Skip directly to content
journal

Kronos Quartet Leads Luminato Festival Residency with Four Concerts in Toronto

  • Friday, June 10, 2011
    Kronos Quartet Leads Luminato Festival Residency with Four Concerts in Toronto

    Kronos Quartet follows its receipt of the prestigious Avery Fisher Prize Wednesday night at Lincoln Center in New York with a residency at the Luminato Festival in Toronto, which begins today. Kronos's residency features four concerts reflecting the Quartet's global musical journey.

    In a feature article previewing the Luminato residency, the Toronto Star takes a look at this musical journey. Kronos is "one of the world's finest—and definitely most adventurous—chamber ensembles," says Star music critic John Terauds. "Every one of their nearly four-dozen albums—which have earned every industry award imaginable—have introduced their growing legion of fans and audiences to a new piece of a global musical puzzle." Read the feature at thestar.com.

    For the first concert, Kronos welcomes leading Azerbaijani mugham exponents the Alim Qasimov Ensemble as its special guest at Koerner Hall tonight. The ensemble, which can be heard on the most recent Kronos album, Floodplain, is making its Canadian debut with tonight's concert.

    Also tonight are free screenings of 2081, a short film adaptation of Kurt Vonnegut's Harrison Bergeron, with an original score performed by Kronos Quartet, and Requiem for a Dream, Darren Aronofsky's haunting feature film with a score by Clint Mansell played by Kronos. Both films will be shown in Cinema 5 at TIFF Bell Lightbox.

    Kronos returns to Koerner Hall Saturday night with another special guest making its Canadian debut, the Homayun Sakhi Trio, featuring Sakhi on the Afghan rubâb. The program includes Canadian premieres of works by Sakhi and by Omar Souleyman, as well as Aleksandra Vrebalov's ...hold me, neighbor, in this storm..., which is also featured on Floodplain.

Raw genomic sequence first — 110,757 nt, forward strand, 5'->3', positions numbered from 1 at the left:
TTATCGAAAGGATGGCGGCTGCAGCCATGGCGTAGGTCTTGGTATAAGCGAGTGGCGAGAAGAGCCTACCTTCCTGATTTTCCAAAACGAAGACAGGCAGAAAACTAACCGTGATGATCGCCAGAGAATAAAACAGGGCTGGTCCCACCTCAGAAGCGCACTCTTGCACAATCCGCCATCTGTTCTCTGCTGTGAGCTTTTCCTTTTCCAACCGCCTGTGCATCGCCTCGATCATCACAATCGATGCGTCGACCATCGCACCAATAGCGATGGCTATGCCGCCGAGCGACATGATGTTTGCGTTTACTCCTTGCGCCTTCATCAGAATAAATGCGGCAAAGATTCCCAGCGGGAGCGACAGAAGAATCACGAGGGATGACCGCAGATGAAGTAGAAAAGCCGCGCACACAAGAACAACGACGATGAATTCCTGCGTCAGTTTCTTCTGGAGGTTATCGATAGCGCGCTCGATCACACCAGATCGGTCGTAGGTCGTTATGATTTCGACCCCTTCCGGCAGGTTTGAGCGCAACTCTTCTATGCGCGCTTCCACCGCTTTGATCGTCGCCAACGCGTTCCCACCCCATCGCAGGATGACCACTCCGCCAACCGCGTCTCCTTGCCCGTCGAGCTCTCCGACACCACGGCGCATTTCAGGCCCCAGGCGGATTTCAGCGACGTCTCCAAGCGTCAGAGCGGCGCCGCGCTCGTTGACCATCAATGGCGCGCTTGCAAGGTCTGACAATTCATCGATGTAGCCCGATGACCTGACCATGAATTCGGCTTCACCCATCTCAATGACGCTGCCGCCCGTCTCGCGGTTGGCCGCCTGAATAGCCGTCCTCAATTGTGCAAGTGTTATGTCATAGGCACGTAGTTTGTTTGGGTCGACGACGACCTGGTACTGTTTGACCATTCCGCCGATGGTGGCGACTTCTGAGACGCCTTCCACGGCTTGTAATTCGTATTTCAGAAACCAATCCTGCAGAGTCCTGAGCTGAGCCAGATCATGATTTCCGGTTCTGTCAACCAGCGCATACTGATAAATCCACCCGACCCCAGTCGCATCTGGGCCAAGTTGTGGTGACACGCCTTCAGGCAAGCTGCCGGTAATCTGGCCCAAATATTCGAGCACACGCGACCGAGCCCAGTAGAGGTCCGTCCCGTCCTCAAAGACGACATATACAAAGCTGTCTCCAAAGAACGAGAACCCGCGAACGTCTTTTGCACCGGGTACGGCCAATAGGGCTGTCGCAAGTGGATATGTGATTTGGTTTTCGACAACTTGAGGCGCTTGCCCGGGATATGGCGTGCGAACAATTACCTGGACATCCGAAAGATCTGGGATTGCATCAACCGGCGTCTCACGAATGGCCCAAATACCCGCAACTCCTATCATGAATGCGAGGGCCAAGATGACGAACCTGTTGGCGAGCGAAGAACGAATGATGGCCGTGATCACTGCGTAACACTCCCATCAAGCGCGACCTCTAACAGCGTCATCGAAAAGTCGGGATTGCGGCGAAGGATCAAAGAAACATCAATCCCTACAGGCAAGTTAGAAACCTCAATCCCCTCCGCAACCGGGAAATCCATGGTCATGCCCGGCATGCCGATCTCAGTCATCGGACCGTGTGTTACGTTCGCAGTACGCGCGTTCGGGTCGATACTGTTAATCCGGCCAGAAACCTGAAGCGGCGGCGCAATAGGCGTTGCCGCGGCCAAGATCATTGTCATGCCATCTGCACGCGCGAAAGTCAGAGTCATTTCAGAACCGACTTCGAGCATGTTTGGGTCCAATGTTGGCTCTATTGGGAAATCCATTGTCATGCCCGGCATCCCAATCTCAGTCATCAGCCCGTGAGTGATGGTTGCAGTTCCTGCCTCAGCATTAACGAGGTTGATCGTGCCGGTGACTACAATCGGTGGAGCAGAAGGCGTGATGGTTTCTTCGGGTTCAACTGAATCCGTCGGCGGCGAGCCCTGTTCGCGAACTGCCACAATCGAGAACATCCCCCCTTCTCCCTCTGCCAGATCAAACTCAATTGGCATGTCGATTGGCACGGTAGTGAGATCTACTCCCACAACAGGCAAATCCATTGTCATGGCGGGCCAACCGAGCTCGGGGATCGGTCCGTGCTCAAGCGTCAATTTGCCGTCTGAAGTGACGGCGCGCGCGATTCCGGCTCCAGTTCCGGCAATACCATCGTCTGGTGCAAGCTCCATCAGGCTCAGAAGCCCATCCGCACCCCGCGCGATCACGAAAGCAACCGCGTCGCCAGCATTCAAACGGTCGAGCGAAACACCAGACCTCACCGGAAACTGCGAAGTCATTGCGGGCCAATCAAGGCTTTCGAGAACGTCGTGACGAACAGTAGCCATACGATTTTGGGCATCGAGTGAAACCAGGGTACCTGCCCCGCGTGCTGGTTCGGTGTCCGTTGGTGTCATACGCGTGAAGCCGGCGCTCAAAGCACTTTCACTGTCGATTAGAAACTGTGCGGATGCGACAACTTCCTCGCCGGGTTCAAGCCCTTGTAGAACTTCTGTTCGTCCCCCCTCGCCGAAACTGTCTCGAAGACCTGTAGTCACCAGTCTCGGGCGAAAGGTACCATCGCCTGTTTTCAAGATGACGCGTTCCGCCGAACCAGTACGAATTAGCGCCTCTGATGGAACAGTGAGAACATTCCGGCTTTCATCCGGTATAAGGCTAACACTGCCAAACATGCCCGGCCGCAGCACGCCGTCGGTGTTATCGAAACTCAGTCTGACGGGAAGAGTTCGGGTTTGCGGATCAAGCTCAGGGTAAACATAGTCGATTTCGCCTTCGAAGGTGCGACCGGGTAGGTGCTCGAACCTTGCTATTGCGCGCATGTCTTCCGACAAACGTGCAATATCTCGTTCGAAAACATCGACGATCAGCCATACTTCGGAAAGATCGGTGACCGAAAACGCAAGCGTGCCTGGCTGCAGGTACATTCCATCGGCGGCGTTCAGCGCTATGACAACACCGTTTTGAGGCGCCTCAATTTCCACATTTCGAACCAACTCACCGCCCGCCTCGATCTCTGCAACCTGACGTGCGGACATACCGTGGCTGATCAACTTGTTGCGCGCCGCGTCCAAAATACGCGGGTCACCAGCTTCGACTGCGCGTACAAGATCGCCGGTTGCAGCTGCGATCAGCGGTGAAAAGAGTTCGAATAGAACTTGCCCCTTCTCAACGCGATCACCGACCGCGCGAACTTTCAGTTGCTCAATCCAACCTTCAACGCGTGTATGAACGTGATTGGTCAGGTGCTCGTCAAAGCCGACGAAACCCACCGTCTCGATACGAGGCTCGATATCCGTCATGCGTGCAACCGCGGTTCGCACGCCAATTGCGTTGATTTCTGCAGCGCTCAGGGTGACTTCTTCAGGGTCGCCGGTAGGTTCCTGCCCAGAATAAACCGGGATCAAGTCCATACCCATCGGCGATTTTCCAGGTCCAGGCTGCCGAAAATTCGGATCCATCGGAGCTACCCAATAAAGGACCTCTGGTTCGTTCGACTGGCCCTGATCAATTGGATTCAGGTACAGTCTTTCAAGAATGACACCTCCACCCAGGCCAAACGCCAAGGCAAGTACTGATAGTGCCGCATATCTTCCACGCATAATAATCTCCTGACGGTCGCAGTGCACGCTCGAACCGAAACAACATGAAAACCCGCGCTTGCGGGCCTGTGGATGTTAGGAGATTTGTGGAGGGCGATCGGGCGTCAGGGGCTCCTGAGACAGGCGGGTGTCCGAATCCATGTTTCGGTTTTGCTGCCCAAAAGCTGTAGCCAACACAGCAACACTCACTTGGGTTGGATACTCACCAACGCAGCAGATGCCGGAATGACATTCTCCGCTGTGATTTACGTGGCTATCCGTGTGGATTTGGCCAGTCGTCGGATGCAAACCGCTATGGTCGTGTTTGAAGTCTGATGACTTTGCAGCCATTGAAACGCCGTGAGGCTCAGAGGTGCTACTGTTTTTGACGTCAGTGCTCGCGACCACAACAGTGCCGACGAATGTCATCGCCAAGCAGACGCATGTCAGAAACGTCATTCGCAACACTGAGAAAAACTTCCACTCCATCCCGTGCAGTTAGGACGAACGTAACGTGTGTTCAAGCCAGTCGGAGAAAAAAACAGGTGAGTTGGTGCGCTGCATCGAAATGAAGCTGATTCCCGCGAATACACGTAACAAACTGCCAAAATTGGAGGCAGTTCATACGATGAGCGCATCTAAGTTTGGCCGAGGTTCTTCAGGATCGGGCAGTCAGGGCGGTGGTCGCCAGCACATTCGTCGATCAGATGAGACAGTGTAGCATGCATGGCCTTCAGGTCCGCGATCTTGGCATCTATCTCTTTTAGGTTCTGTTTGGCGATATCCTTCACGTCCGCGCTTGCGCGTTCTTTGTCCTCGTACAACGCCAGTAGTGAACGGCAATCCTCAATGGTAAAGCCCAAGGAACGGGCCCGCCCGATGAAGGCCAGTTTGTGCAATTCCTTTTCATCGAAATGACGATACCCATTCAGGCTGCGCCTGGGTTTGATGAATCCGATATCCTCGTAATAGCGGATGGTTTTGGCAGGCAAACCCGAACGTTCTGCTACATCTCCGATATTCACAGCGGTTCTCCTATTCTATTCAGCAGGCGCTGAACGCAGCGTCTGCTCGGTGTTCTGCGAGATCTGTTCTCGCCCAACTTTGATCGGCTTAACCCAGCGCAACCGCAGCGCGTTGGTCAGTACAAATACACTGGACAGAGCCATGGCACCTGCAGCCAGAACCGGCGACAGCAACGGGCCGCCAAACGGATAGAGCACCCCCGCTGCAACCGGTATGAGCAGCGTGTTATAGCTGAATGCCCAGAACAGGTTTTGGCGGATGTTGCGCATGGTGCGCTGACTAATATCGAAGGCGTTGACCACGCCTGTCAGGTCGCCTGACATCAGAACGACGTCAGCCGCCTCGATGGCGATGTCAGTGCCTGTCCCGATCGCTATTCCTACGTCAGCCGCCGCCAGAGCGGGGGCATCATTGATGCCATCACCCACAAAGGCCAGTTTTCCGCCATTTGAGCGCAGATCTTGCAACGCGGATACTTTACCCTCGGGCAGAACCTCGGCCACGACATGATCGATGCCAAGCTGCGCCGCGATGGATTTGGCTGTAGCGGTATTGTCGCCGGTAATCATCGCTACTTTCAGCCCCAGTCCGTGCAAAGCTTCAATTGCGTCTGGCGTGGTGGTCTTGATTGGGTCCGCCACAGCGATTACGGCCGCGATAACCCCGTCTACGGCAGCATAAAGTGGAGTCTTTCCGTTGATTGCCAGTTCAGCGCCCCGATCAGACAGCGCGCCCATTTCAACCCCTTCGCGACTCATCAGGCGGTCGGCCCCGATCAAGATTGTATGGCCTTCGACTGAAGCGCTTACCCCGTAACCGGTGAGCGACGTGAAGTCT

Torontonians are in for a special treat Sunday night, as Kronos performs a free outdoor concert on the Festival Main Stage in the city's Metro Hall Square, hosted by Laurie Brown of CBC Radio 2's The Signal. Toronto's Annex Quartet opens the show with works by Terry Riley, David Balakrishnan, Franghiz Ali-Zadeh, and Osvaldo Golijov, before Kronos takes the stage to perform works by Mansell, Bryce Dessner, Missy Mzzoli, and Sigur Rós, plus Canadian premieres of works by Mansell, Café Tacuba, Midhat Assem, Amon Tobin, and Michael Gordon.

    Kronos closes out its Luminato residency next Wednesday, June 15, at the St. Lawrence Centre for the Performing Arts with the Canadian premiere of A Chinese Home, a multimedia piece conceived by the Quartet's Artistic Director David Harrington; pipa virtuoso Wu Man, who makes her Canadian debut in the performance; and director Chen Shi-Zheng. Also on the program are an excerpt from Tan Dun's Ghost Opera, the Canadian premieres of Rahul Dev Burman's Mehbooba Mehbooba and selections from Terry Riley's The Cusp of Magic, and the world premiere of an arrangement of Philip Glass's Orion: China.

    For more information on these events, visit luminato.com or nonesuch.com/on-tour.

    Read Nonesuch President Robert Hurwitz's remarks at the Avery Fisher Prize ceremony in yesterday's Nonesuch Journal.

on June 9, 2011 - 7:05pm
Excerpt: